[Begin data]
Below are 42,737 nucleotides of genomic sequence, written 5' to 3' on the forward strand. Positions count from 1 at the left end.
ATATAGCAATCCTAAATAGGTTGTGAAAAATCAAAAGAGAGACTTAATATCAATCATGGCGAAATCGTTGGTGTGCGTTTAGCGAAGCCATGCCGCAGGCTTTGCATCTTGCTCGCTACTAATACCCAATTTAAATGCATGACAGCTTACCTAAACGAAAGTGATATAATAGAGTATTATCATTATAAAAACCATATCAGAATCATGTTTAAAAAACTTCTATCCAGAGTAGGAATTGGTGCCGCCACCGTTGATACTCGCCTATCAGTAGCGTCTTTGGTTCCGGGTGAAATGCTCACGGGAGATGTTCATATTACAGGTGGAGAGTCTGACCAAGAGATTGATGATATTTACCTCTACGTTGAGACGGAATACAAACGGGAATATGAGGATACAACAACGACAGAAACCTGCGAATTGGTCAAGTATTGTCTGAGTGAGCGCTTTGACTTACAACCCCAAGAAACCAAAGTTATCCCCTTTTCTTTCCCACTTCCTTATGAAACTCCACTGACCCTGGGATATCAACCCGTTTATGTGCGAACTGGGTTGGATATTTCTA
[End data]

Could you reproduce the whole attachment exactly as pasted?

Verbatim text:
Below are 42,737 nucleotides of genomic sequence, written 5' to 3' on the forward strand. Positions count from 1 at the left end.
ATATAGCAATCCTAAATAGGTTGTGAAAAATCAAAAGAGAGACTTAATATCAATCATGGCGAAATCGTTGGTGTGCGTTTAGCGAAGCCATGCCGCAGGCTTTGCATCTTGCTCGCTACTAATACCCAATTTAAATGCATGACAGCTTACCTAAACGAAAGTGATATAATAGAGTATTATCATTATAAAAACCATATCAGAATCATGTTTAAAAAACTTCTATCCAGAGTAGGAATTGGTGCCGCCACCGTTGATACTCGCCTATCAGTAGCGTCTTTGGTTCCGGGTGAAATGCTCACGGGAGATGTTCATATTACAGGTGGAGAGTCTGACCAAGAGATTGATGATATTTACCTCTACGTTGAGACGGAATACAAACGGGAATATGAGGATACAACAACGACAGAAACCTGCGAATTGGTCAAGTATTGTCTGAGTGAGCGCTTTGACTTACAACCCCAAGAAACCAAAGTTATCCCCTTTTCTTTCCCACTTCCTTATGAAACTCCACTGACCCTGGGATATCAACCCGTTTATGTGCGAACTGGGTTGGATATTTCTA